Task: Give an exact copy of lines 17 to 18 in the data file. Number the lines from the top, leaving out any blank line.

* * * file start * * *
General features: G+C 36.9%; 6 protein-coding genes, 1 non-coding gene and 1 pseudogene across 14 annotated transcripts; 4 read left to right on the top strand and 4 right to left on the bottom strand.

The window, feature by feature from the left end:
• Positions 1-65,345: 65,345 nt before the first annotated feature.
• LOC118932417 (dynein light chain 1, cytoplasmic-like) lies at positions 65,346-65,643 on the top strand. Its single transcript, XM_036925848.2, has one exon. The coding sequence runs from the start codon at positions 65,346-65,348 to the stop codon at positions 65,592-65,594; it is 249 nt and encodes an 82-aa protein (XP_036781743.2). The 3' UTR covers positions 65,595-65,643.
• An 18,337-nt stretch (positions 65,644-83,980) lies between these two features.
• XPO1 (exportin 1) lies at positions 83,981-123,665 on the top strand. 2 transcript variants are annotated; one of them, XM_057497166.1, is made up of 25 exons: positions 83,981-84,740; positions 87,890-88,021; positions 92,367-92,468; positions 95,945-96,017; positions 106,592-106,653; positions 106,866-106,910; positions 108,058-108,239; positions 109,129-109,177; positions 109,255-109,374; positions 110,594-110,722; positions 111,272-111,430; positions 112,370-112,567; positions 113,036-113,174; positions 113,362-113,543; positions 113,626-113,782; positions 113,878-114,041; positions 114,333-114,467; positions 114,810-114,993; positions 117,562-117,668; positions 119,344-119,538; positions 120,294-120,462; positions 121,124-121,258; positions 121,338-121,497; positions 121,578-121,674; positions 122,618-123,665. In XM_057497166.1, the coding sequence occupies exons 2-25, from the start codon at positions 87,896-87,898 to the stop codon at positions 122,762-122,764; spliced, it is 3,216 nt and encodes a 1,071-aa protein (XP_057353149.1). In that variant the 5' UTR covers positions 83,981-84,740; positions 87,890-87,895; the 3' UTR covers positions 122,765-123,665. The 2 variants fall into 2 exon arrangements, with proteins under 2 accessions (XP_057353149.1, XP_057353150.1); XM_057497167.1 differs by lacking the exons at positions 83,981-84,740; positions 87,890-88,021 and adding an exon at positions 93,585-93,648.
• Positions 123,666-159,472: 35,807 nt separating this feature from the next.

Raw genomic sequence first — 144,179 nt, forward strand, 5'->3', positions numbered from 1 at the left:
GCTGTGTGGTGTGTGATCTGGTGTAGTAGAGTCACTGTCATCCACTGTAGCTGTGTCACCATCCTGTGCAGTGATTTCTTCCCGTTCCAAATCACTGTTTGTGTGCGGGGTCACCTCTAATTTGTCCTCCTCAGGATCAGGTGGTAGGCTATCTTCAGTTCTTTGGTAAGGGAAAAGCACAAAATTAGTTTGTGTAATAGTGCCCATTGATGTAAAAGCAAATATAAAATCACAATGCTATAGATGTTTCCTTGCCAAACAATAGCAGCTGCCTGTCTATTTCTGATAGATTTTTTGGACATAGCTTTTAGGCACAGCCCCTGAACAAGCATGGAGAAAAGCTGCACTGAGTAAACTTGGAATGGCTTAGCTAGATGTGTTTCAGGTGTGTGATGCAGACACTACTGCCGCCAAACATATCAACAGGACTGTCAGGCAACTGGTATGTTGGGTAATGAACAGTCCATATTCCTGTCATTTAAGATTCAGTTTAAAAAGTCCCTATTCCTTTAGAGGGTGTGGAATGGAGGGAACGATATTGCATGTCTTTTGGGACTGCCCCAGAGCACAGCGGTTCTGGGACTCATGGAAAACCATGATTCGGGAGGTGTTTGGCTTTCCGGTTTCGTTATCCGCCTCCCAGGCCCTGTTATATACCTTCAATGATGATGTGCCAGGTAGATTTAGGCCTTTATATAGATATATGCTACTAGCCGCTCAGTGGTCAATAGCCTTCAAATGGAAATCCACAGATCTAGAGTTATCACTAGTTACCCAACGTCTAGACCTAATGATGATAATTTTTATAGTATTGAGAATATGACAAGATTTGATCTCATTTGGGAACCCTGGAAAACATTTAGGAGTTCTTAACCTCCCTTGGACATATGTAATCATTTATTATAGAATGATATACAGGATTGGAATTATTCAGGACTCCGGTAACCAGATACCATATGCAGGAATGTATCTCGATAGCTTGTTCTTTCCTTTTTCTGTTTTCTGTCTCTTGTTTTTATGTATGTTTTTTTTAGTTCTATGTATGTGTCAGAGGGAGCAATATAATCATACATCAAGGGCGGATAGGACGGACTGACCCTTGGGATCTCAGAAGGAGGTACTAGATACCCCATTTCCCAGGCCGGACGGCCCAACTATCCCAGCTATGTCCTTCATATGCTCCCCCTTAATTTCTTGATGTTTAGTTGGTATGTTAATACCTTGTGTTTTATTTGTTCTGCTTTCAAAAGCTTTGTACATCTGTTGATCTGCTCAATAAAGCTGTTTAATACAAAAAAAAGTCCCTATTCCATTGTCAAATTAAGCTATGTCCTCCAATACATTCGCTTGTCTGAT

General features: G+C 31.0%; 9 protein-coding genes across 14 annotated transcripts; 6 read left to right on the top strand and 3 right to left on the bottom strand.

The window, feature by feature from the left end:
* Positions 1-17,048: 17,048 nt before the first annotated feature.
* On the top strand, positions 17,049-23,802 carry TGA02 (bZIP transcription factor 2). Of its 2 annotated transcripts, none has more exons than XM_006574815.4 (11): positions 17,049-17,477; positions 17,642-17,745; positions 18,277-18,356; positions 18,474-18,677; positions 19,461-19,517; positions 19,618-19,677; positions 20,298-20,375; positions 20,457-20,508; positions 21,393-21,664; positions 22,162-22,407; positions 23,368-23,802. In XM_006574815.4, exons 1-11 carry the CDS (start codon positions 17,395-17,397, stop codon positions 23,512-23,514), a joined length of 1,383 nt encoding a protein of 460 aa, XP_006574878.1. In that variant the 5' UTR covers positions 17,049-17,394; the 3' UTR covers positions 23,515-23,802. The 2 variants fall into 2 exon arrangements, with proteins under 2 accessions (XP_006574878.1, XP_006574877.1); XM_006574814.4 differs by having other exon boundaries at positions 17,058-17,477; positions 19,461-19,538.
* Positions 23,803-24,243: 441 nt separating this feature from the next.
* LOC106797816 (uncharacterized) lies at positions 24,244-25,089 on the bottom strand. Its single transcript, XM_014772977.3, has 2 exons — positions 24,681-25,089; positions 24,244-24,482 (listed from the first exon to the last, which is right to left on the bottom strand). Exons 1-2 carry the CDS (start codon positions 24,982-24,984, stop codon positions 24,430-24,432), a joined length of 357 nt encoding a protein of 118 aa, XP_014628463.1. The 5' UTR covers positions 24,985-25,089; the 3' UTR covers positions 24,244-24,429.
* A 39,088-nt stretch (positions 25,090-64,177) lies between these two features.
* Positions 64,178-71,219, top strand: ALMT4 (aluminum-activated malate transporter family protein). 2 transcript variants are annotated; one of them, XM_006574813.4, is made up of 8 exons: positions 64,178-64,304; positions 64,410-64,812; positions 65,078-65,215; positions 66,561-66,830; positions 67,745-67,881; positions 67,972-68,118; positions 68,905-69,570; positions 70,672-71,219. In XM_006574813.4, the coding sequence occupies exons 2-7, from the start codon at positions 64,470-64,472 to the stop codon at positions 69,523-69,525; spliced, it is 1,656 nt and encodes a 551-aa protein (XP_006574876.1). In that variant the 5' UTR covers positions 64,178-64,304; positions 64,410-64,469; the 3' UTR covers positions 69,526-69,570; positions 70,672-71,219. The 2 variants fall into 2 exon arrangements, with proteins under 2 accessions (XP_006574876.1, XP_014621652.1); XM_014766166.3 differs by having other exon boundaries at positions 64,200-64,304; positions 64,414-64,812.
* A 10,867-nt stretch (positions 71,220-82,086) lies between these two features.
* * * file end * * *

* Positions 64,178-71,219, top strand: ALMT4 (aluminum-activated malate transporter family protein). 2 transcript variants are annotated; one of them, XM_006574813.4, is made up of 8 exons: positions 64,178-64,304; positions 64,410-64,812; positions 65,078-65,215; positions 66,561-66,830; positions 67,745-67,881; positions 67,972-68,118; positions 68,905-69,570; positions 70,672-71,219. In XM_006574813.4, the coding sequence occupies exons 2-7, from the start codon at positions 64,470-64,472 to the stop codon at positions 69,523-69,525; spliced, it is 1,656 nt and encodes a 551-aa protein (XP_006574876.1). In that variant the 5' UTR covers positions 64,178-64,304; positions 64,410-64,469; the 3' UTR covers positions 69,526-69,570; positions 70,672-71,219. The 2 variants fall into 2 exon arrangements, with proteins under 2 accessions (XP_006574876.1, XP_014621652.1); XM_014766166.3 differs by having other exon boundaries at positions 64,200-64,304; positions 64,414-64,812.
* A 10,867-nt stretch (positions 71,220-82,086) lies between these two features.